Honduran Americans

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Honduran Americans
Flag of Honduras.svgFlag of the United States.svg
Total population
945,916 (2017 US Community Survey)[1]
0.29% of the U.S. population (2017) Location of Honduras
Regions with significant populations
English, Spanish
Predominantly Roman Catholic
Minority Protestantism
Related ethnic groups
other Hispanic and Latino Americans

Honduran Americans (Spanish: honduro-americano, norteamericano de origen hondureño or estadounidense de origen hondureño) are Americans of Honduran descent. Honduran Americans are a group of people who may descend from Spanish, Honduran Native (including Mayan), Garifuna, African, Palestinian and Chinese people, among many others.

The Honduran population at the 2015 Census was 837,694. Hondurans are the eighth largest Hispanic group in the United States and the third largest Central American population, after Salvadorans and Guatemalans.


The first Hondurans came to United States in the late eighteenth and early nineteenth centuries, in the 1820s, while the country, part of Central America, gained its independence from Spain and was founded as the republic of Honduras. All periods of conflict have led to minor waves of Honduran emigration to the United States. This was the case after the 1956 military coup.[2]

Hondurans immigrated to the United States in the 1960s, primarily to Miami, New York City, and Los Angeles. The main reason for Hondurans to leave their country was to escape poverty and seek a better life in the United States.

Many Honduran-Americans are migrant farm laborers who first established themselves in the largest U.S. cities, in which they had support networks from the Honduran-American communities. In the late 1980s and 1990s, most Honduran Americans lived in New York City (33,000), Los Angeles (24,000), and Miami (18,000).[2] In 2000, Hondurans grew to be the third largest immigrant group from Central America.[3]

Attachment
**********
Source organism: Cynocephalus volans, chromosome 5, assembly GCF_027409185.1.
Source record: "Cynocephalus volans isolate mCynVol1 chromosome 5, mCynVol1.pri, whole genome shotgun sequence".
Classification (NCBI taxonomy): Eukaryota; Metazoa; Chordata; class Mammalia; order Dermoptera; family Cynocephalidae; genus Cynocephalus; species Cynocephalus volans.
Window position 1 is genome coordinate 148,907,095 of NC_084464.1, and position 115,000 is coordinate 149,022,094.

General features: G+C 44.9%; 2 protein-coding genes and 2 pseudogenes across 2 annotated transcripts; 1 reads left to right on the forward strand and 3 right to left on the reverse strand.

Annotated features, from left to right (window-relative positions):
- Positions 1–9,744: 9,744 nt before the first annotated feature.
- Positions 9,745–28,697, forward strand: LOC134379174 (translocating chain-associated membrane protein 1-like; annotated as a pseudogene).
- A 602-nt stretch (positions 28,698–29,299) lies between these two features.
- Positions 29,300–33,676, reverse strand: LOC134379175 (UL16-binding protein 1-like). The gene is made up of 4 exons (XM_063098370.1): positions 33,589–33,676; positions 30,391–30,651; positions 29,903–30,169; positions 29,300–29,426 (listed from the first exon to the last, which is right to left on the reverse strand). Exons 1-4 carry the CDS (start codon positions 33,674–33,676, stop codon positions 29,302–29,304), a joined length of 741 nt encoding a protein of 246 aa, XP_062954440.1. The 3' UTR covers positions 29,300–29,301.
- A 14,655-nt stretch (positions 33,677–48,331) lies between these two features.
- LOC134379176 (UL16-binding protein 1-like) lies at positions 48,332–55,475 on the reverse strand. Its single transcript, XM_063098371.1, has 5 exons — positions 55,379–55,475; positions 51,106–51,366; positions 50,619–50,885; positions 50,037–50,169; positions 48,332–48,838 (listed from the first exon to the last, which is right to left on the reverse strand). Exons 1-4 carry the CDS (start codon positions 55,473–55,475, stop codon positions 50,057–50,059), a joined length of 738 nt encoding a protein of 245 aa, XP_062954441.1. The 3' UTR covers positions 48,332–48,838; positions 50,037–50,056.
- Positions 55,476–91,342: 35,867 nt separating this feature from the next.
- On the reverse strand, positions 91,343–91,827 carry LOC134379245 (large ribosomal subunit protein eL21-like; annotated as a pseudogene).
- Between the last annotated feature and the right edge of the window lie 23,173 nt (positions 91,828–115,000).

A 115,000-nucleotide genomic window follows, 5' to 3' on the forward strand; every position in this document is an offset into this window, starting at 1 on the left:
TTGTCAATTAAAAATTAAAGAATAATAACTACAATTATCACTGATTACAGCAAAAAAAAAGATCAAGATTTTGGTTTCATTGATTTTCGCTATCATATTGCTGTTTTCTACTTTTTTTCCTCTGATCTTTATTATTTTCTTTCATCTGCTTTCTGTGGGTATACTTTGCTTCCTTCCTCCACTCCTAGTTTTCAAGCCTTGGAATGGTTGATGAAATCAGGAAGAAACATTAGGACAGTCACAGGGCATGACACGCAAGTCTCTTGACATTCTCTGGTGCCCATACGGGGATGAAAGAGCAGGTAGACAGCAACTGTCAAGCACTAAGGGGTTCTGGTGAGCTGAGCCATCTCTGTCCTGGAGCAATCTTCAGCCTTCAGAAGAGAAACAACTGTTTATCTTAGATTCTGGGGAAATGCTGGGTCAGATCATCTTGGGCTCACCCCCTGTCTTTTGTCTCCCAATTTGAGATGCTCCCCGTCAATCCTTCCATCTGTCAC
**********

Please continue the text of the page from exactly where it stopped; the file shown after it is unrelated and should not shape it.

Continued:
Military service[edit]

Honduran-Americans have actively participated in U.S. military service. A total of 13.7 percent of native (U.S.) Honduran-American males older than 16 years are in the military. In addition, 769 Honduran-American non-citizen males serve in the military.[2]


Usually, Honduran-Americans live in areas with high economic growth and demand for employment in construction, domestic services, and other industries. Many Honduran-Americans suffer discrimination, as other Hispanic groups do.

Honduran-American girls tend to spend more years in school than Honduran-Americans boys, in part due to pressure by their families on boys to start working at age 12 or 14. A total of 1,091 Honduran-Americans have a master's degree, 862 have other professional degrees, and 151 have a doctoral degree. The majority of these individuals are women.[2]


According to the 2010 United States Census there are 633,401 Hondurans living in the United States.[4] By 2011, the number of Hondurans estimated to reside in the United States by the Census Bureau's American Community Survey was 702,000.[5] In 2014, according to Pew Research, "60% of 573,000 Honduran immigrants in the U.S. are unauthorized".[6]

Notable people[edit]

  • Francia Almendárez – actress
  • Renán Almendárez Coello – radio show host of the show El Cucuy de la Mañana
  • David Archuleta – runner-up of American Idol Season 7
  • Michael Benjamin (investor) – works as a private investor focusing on Internet companies. He was a Republican candidate for the United States Senate in 2004.[7]
  • Steve Van Buren – NFL Hall of Fame Running Back (Philadelphia Eagles)
  • Bianca Del Rio – actor, comedian, costume designer, and drag queen.
  • Brandon Escobar – wrestler
  • Roger Espinoza – footballer who currently plays for Sporting Kansas City in Major League Soccer.